Seat-Belt Laws in North Carolina
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- Seat-belt laws
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Seat-belt laws in North Carolina dictate that all passengers older than 16 must wear a seat-belt. Drivers are responsible for passengers under the age of 16. Passengers under the age of 16 are covered by the child safety law.
Studies show that people are far more likely to be injured or die in a car crash if they are not wearing a seat-belt. Be safe and buckle up!
The car insurance comparison shopping app Jerry has compiled everything you need to know about the North Carolina seat-belt law so you can avoid fines and stay safe behind the wheel.
What are the seat-belt laws in North Carolina?
All passengers over the age of 16 are required by North Carolina law to wear a seat-belt. Passengers under the age of 16 are covered by the child safety laws, which require appropriate restraint systems.
Passengers over the age of 16 are responsible for themselves, but drivers are responsible for passengers under the age of 16.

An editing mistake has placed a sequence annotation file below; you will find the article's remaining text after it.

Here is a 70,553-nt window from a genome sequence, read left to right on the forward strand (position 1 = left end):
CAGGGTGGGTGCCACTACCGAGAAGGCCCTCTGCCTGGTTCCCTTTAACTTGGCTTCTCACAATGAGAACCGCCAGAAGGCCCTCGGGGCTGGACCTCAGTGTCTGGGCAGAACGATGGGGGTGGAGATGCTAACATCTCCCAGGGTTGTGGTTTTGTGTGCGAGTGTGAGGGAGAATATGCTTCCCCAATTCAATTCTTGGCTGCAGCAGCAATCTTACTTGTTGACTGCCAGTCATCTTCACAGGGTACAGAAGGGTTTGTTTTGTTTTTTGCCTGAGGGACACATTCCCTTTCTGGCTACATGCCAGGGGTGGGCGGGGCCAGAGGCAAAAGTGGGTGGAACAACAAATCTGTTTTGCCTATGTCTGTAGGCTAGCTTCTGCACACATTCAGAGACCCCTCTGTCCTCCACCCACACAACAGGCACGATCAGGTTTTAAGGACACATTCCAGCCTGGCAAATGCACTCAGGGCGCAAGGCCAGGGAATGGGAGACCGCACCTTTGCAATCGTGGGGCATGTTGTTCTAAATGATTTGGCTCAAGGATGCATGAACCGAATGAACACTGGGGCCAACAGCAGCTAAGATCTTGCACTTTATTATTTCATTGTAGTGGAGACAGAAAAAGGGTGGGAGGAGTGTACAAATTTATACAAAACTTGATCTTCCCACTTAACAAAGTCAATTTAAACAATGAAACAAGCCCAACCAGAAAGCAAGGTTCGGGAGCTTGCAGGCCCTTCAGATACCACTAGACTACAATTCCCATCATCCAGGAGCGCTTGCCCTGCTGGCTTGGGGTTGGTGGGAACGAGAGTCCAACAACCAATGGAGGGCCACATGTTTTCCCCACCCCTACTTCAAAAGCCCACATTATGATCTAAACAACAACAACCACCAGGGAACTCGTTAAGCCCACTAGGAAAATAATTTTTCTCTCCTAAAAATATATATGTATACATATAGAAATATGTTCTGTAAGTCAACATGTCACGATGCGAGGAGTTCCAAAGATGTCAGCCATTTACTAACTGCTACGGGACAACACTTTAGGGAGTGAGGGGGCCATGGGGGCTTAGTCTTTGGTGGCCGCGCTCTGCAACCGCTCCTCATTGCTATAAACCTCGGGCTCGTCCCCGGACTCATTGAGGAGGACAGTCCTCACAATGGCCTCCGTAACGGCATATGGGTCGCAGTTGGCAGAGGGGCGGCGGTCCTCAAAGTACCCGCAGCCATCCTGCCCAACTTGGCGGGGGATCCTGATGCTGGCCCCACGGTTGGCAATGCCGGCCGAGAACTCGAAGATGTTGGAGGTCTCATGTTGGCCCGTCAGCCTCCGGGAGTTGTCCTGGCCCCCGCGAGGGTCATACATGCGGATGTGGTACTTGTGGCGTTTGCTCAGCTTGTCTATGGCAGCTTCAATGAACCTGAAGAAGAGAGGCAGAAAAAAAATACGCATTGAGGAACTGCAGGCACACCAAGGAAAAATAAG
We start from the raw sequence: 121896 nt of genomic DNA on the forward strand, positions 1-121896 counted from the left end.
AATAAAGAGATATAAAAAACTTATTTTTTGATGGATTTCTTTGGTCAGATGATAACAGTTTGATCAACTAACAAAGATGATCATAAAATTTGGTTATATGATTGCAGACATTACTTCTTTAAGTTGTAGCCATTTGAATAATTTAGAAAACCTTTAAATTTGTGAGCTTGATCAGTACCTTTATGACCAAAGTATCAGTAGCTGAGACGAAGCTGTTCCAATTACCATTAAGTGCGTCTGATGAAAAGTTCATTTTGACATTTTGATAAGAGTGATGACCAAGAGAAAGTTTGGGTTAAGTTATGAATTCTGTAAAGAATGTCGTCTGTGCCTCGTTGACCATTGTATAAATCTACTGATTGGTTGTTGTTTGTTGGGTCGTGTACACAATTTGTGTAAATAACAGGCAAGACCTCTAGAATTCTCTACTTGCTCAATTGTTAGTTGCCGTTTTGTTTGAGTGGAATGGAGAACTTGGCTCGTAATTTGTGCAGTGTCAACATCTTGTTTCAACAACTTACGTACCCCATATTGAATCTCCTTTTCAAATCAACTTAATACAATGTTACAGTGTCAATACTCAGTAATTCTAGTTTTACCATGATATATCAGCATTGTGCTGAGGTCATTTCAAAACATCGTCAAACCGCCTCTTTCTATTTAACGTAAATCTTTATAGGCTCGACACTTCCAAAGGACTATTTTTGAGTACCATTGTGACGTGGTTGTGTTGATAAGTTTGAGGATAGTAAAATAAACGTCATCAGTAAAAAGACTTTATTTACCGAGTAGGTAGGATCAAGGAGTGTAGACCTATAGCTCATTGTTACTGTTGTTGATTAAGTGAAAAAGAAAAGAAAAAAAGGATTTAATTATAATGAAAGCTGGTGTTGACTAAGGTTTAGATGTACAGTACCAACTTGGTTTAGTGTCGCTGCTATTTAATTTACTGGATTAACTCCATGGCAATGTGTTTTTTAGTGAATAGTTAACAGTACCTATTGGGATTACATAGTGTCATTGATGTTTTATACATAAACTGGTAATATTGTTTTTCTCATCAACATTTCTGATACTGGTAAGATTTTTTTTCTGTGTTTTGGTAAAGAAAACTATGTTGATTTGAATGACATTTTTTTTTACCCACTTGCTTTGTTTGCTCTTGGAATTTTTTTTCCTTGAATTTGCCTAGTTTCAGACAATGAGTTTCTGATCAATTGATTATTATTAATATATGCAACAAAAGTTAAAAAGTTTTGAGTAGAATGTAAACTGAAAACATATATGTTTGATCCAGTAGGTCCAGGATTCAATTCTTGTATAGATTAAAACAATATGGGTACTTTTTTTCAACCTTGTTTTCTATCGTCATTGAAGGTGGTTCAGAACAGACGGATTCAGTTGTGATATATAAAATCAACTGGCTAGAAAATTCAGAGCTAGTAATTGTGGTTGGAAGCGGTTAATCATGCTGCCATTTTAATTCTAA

Key Takeaway All passengers over the age of 16 are required by law to wear a seat-belt in North Carolina. Child safety laws apply to younger passengers.
What happens if you break the seat-belt laws in North Carolina?
Breaking the North Carolina seat-belt law could result in a fine of $25.50 plus $153.50 in court costs if the driver or front-seat passenger is not belted. A back-seat violation will result in a $10 fine.
In North Carolina, breaking the seat-belt is considered a nonmoving violation. This means you won’t get any points on your record.
A police officer is allowed to pull you over in North Carolina if they spot a front-seat seat-belt violation, as it’s considered a primary offense. A back-seat violation is considered a secondary offense, which means you can only be ticketed if you’re pulled over for another reason.
Key Takeaway Breaking the North Carolina seat-belt law will result in a fine. The fine is higher for an unbelted driver or front-seat passenger.
Could it impact my driving record?
It’s unlikely. Since breaking the seat-belt law is considered a nonmoving violation in North Carolina, you will not receive points on your driving record. There is even a law in North Carolina that states that no insurance surcharge will be assessed based on a seat-belt violation.
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Could it impact my insurance?
Possibly. Seat-belt tickets won’t affect your insurance in most states.
However, your insurance company will definitely notice if you wrack up a ton of seat-belt tickets. This could trigger an increase in your premiums.
Finding cheap car insurance in North Carolina
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